Based on Human Resource Management, 4th edition, by Alan Price
The Harvard map of HRM
A large part of this section in Human Resource Management, 4th edition is devoted to the Harvard 'map' of HRM. This is
probably the most seminal model of HRM and has had a major influence on academic debate on the
'We noted that the Harvard Business School generated one of the most influential models
of HRM. The Harvard interpretation sees employees as resources. However, they are
viewed as being fundamentally different from other resources - they cannot be managed
in the same way. The stress is on people as human resources. The Harvard approach recognizes
an element of mutuality in all businesses, a concept with parallels in Japanese
people management, as we observed earlier. Employees are significant stakeholders in an
organization. They have their own needs and concerns along with other groups such as
shareholders and customers.'
The Harvard Map or model outlines four HR policy areas:
- Human resource flows - recruitment, selection, placement, promotion, appraisal
and assessment, promtion, termination, etc.
- Reward systems - pay systems, motivation, etc.
- Employee influence - delegated levels of authority, responsibility, power
- Work systems - definition/design of work and alignment of people.
Which in turn lead to the 'four C's' or HR policies that have to be achieved:
- Cost effectiveness
In more detail:
Beer et al (Managing Human Assets
by Michael Beer, Richard E. Walton, Bert A. Spector, 1984) argue that when general managers determine the appropriate human resource
policies and practices for their organizations, they require some method of assessing the
appropriateness or effectiveness of those policies. Beer et al devised the famous
Harvard Map (sometimes referred to as the Harvard model) of HRM.
This map is based on an analytical approach and provides a broad causal depiction
of the 'determinants and consequences of HRM policies.' It shows human resource policies
to be influenced by two significant considerations:
- Situational factors in the outside business environment or within the firm such as
laws and societal values, labor market conditions, unions, work-force characteristics,
business strategies, management philosophy, and task technology. According to Beer et al
these factors may constrain the formation of HRM policies but (to varying degrees) they may also
be influenced by human resource policies.
- Stakeholder interests, including those of shareholders, management
employees, unions, community, and government. Beer et al argue that human resource
policies SHOULD be influenced by ALL stakeholders. If not, 'the enterprise will fail to meet the needs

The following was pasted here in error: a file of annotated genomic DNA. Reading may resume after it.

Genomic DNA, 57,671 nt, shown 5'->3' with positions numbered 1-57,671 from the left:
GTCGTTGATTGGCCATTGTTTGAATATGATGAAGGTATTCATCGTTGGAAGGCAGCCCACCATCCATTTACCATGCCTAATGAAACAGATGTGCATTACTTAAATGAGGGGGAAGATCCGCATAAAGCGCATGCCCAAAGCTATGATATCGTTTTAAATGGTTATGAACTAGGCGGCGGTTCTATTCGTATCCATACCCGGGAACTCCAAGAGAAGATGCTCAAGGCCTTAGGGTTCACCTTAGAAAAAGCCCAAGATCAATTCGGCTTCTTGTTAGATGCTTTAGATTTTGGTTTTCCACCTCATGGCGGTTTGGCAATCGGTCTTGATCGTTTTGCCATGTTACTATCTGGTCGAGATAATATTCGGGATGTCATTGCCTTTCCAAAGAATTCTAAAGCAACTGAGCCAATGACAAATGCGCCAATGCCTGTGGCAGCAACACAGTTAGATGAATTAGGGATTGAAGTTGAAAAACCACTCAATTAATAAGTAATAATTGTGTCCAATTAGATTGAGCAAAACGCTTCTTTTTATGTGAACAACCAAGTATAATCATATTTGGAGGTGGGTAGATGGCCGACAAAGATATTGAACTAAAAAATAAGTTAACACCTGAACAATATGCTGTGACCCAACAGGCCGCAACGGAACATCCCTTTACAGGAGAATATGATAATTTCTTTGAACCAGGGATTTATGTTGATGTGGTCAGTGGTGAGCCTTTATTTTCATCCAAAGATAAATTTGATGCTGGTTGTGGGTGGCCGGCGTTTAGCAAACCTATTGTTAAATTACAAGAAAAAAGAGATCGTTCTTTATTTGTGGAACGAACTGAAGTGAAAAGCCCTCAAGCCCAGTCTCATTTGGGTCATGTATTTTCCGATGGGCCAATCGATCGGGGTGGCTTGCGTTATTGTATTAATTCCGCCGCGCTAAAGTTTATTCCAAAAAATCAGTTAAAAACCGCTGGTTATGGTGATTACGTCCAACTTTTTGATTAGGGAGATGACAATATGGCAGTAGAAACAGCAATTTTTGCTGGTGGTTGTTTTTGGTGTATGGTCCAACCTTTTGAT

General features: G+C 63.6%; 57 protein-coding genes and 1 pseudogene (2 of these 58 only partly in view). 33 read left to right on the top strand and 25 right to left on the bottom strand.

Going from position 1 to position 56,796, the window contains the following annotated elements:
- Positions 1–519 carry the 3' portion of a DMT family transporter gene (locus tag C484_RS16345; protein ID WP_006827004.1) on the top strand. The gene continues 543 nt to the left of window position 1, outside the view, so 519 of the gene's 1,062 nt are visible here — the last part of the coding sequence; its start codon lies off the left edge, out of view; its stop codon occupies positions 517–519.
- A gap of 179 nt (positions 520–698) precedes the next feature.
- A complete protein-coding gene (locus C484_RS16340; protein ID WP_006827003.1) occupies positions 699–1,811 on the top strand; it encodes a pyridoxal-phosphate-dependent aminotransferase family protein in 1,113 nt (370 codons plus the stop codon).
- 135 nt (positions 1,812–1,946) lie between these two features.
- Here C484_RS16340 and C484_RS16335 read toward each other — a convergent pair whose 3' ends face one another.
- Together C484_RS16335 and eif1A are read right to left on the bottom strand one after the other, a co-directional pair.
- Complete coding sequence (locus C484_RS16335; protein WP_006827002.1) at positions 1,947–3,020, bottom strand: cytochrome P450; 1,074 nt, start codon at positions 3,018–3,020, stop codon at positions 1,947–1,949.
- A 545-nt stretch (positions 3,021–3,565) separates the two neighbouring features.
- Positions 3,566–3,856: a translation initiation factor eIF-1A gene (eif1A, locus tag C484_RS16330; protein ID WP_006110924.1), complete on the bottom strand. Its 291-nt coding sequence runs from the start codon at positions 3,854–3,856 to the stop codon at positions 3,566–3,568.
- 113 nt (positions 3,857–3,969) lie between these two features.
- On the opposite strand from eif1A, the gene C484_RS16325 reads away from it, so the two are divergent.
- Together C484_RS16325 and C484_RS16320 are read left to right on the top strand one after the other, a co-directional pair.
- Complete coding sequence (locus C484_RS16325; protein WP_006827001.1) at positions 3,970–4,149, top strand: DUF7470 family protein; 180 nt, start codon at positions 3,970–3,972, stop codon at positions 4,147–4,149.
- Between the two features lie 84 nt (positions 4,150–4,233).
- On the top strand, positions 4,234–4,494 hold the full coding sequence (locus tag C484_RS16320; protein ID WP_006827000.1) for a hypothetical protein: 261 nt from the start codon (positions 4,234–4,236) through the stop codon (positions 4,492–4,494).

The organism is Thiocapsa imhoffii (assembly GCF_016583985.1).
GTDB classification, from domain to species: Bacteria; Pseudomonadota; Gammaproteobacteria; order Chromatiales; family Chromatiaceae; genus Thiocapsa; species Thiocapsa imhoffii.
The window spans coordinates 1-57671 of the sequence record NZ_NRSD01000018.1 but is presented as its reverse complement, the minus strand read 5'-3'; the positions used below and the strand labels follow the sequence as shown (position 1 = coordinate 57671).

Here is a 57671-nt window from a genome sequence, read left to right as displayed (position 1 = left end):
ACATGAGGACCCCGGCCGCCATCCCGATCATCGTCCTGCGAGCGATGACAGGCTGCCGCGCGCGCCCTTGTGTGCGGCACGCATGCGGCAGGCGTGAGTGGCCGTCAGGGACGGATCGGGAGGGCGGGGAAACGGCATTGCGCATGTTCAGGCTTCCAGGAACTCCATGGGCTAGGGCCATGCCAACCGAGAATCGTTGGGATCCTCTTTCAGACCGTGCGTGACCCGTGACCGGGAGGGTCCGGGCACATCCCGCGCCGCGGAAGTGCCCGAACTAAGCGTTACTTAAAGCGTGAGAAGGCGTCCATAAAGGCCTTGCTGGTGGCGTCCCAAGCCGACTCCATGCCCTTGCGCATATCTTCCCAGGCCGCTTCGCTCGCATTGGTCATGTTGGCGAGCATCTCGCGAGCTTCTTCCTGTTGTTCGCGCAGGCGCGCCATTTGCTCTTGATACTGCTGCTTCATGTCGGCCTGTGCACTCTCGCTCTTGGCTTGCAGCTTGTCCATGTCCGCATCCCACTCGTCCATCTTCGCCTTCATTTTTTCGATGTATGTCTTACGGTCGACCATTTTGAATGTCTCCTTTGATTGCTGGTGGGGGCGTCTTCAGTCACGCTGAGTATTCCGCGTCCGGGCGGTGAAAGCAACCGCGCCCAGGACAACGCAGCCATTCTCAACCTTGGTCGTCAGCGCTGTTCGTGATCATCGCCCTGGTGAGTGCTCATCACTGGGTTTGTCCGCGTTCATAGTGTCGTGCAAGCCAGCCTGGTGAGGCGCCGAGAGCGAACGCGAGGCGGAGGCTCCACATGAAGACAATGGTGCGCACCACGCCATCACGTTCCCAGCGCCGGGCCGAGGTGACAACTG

of these stakeholders in the long run and it will fail as an institution.'
The authors also contend that human resource policies have both immediate organizational
outcomes and long-term consequences. Managers can affect a number of factors by means of the
policy choices they make, including:
- the overall competence of employees,
- the commitment of employees,
- the degree of congruence between employees' own goals and those of the organization, and
- the overall cost effectiveness of HRM practices.
Beer et al state that these 'four Cs' do not represent all the criteria that human resource
policy makers can use to evaluate the effectiveness of human resource management, but consider
them to be 'reasonably comprehensive' although they suggest that readers may add additional
factors depending on circumstances. And various authors have done so.
Beer et al argue that: "In the long run, striving to enhance all four Cs will lead to favorable consequences for
individual well-being, societal well-being, and organizational effectiveness (i.e., long-term
consequences). By organizational effectiveness we mean the capacity
of the organization to be responsive and adaptive to its environment. We are suggesting, then,
that human resource management has much broader consequences than simply last quarter's profits
or last year's return on equity. Indeed, such short-term measures are relatively unaffected by
HRM policies. Thus HRM policy formulation must incorporate this long-term perspective."
et al themselves did not consider that the four 'Cs' represented all necessary
criteria. Why not? What else could be considered?
HRM policies and their consequences
Beer et al (1984) proposed that long-term consequences (both
benefits and costs of human resource policies should be evaluated at three levels:
individual, organizational and societal. These in turn should be analyzed using the four Cs.
Point to consider
* Although central to the
Harvard Map, 'stakeholder theory' has a much wider scope than HRM and has largely been
developed outside the HR literature. At first sight, it is a simple notion - those parties
or groups that have an interest in the firm. But more critical attention reveals a concept
that is not easy to define and that is also exposed to a number of political, ethical and
other agendas. How would right- and left-wing politicians regard stakeholders? Similarly,
senior managers and trade unionists, etc.
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